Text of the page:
"It is unconscionable that this $11 billion company, the nation's largest conventional and organic milk processor, is deceiving consumers by suggesting that their animals are not raised using antibiotics, hormones, and other banned substances," testified Ronnie Cummins, Executive Director of the Organic Consumers Association. "We are particularly concerned that their calves may have very well ingested BSE (mad cow) risk materials that are allowed in conventional farming but have been banned in organics as a safeguard and firewall against the spread of the disease," added Cummins.
“While other ‘legitimate’ organic farmers are providing the same quality organic milk to their calves as consumers would pick up at the store, Horizon's factory farm in Idaho is selling $700,000– $1,000.000 in additional milk that they should instead be feeding to their young calves and future replacement animals. This puts ethical family-scale producers at a huge competitive disadvantage,” stated Kastel, Cornucopia's Senior Farm Policy Analyst.
"Not addressing these loopholes after the organic community has worked so hard to come to agreement is disappointing," stated James Riddle, University Of Minnesota Organic Outreach Coordinator and the immediate past NOSB chairman. “The NOSB has solicited public input from the industry and promulgated recommendations on this and a myriad of other pressing issues that the USDA has failed to act on,” Riddle lamented.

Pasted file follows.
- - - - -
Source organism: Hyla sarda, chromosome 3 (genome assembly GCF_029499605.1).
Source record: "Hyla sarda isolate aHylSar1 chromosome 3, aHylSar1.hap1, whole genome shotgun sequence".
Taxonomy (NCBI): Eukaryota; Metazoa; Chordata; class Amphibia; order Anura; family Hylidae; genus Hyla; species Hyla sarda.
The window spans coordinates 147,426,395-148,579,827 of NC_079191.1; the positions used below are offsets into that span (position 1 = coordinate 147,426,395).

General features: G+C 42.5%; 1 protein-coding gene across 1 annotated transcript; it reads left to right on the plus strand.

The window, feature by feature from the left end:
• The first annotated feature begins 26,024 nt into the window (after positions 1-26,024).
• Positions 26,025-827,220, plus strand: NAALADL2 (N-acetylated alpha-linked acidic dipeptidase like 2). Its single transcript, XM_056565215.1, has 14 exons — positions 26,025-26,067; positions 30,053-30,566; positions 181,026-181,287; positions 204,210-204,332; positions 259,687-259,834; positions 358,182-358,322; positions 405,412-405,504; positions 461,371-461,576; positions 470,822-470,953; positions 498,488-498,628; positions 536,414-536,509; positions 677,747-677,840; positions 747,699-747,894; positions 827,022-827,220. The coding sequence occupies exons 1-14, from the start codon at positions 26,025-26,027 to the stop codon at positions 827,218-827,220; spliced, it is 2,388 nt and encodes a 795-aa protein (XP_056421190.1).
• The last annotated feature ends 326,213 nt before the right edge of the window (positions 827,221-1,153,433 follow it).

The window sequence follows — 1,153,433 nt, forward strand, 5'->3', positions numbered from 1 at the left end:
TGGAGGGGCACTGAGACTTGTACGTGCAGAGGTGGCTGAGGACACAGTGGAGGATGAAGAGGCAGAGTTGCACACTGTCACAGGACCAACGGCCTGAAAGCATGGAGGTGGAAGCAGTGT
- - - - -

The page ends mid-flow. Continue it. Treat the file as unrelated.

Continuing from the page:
Some industry observers, and longtime critics of the USDA, have suggested that federal regulators have become too cozy with giant agribusiness concerns, like Dean Foods. Many big companies have heavily invested in organic brands through the acquisition of smaller companies and organic labels while the organic industry has grown from a small niche into a booming $15 billion market category.
The Cornucopia Institute, which acts as an organic industry watchdog, has also sent a letter to USDA Secretary Mike Johanns requesting that he order bureaucrats in the National Organic Program to extend the current 15 day public comment period by a minimum of an additional 60 days to allow interested stakeholders in the organic industry to have a voice in the matter. Comments are currently due by May 12th.
The uncharacteristically short opportunity for public input comes right as some farmers are working 15 to 18 hours per day in the rush of spring planting. An additional conflict is the fact that the industry's premier trade show, All Things Organic, just ended in Chicago. Many organic business leaders were tied up for as long as a week because of the conference.
"During the last five years USDA inaction has allowed a handful of mega-farms, in the arid West, milking 2000–10,000 cows, to grab a growing share of the organic milk market,” Kastel said. “Our study found that over 80% of the name-brand organic dairy products are produced with high integrity. We cannot allow a few bad actors to economically injure our nation's family farmers and put the reputation of the organic label at risk,” the Kastel added.
Farmers and consumers interested in notifying the USDA of their concerns can easily share their views with the officials by using Cornucopia’s Web page at http://cornucopia.org